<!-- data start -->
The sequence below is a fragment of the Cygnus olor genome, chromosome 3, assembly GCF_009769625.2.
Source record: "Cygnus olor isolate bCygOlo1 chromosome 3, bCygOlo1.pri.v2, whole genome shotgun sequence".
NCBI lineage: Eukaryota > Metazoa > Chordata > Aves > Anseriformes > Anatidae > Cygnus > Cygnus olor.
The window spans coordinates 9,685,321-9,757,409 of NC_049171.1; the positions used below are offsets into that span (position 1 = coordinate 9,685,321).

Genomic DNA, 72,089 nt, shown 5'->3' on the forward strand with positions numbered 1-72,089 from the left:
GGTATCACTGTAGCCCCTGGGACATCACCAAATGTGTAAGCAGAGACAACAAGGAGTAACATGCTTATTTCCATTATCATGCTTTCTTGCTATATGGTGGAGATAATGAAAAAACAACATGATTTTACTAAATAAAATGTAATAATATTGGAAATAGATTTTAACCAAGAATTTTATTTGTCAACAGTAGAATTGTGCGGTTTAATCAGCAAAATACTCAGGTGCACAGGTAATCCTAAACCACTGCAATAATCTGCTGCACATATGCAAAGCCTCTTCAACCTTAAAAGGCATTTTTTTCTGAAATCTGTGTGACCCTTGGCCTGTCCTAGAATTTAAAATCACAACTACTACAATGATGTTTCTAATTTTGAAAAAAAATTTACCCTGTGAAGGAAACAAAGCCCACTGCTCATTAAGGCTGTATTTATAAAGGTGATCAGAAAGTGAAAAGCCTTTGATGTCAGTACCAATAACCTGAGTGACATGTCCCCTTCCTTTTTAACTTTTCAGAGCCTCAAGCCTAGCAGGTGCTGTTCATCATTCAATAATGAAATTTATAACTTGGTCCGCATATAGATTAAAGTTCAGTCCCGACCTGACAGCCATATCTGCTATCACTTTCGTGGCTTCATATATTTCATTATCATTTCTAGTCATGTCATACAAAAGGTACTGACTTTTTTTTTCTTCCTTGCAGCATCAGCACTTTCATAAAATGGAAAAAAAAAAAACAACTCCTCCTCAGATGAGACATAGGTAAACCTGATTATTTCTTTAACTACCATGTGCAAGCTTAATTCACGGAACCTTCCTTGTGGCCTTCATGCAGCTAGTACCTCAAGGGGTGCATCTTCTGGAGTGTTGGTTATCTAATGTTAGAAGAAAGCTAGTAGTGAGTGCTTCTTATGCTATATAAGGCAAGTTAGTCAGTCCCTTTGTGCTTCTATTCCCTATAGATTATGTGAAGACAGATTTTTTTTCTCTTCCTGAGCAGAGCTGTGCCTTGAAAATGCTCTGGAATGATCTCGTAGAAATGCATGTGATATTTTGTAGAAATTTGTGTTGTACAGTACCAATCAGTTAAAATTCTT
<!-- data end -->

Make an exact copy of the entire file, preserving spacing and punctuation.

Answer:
The sequence below is a fragment of the Cygnus olor genome, chromosome 3, assembly GCF_009769625.2.
Source record: "Cygnus olor isolate bCygOlo1 chromosome 3, bCygOlo1.pri.v2, whole genome shotgun sequence".
NCBI lineage: Eukaryota > Metazoa > Chordata > Aves > Anseriformes > Anatidae > Cygnus > Cygnus olor.
The window spans coordinates 9,685,321-9,757,409 of NC_049171.1; the positions used below are offsets into that span (position 1 = coordinate 9,685,321).

Genomic DNA, 72,089 nt, shown 5'->3' on the forward strand with positions numbered 1-72,089 from the left:
GGTATCACTGTAGCCCCTGGGACATCACCAAATGTGTAAGCAGAGACAACAAGGAGTAACATGCTTATTTCCATTATCATGCTTTCTTGCTATATGGTGGAGATAATGAAAAAACAACATGATTTTACTAAATAAAATGTAATAATATTGGAAATAGATTTTAACCAAGAATTTTATTTGTCAACAGTAGAATTGTGCGGTTTAATCAGCAAAATACTCAGGTGCACAGGTAATCCTAAACCACTGCAATAATCTGCTGCACATATGCAAAGCCTCTTCAACCTTAAAAGGCATTTTTTTCTGAAATCTGTGTGACCCTTGGCCTGTCCTAGAATTTAAAATCACAACTACTACAATGATGTTTCTAATTTTGAAAAAAAATTTACCCTGTGAAGGAAACAAAGCCCACTGCTCATTAAGGCTGTATTTATAAAGGTGATCAGAAAGTGAAAAGCCTTTGATGTCAGTACCAATAACCTGAGTGACATGTCCCCTTCCTTTTTAACTTTTCAGAGCCTCAAGCCTAGCAGGTGCTGTTCATCATTCAATAATGAAATTTATAACTTGGTCCGCATATAGATTAAAGTTCAGTCCCGACCTGACAGCCATATCTGCTATCACTTTCGTGGCTTCATATATTTCATTATCATTTCTAGTCATGTCATACAAAAGGTACTGACTTTTTTTTTCTTCCTTGCAGCATCAGCACTTTCATAAAATGGAAAAAAAAAAAACAACTCCTCCTCAGATGAGACATAGGTAAACCTGATTATTTCTTTAACTACCATGTGCAAGCTTAATTCACGGAACCTTCCTTGTGGCCTTCATGCAGCTAGTACCTCAAGGGGTGCATCTTCTGGAGTGTTGGTTATCTAATGTTAGAAGAAAGCTAGTAGTGAGTGCTTCTTATGCTATATAAGGCAAGTTAGTCAGTCCCTTTGTGCTTCTATTCCCTATAGATTATGTGAAGACAGATTTTTTTTCTCTTCCTGAGCAGAGCTGTGCCTTGAAAATGCTCTGGAATGATCTCGTAGAAATGCATGTGATATTTTGTAGAAATTTGTGTTGTACAGTACCAATCAGTTAAAATTCTT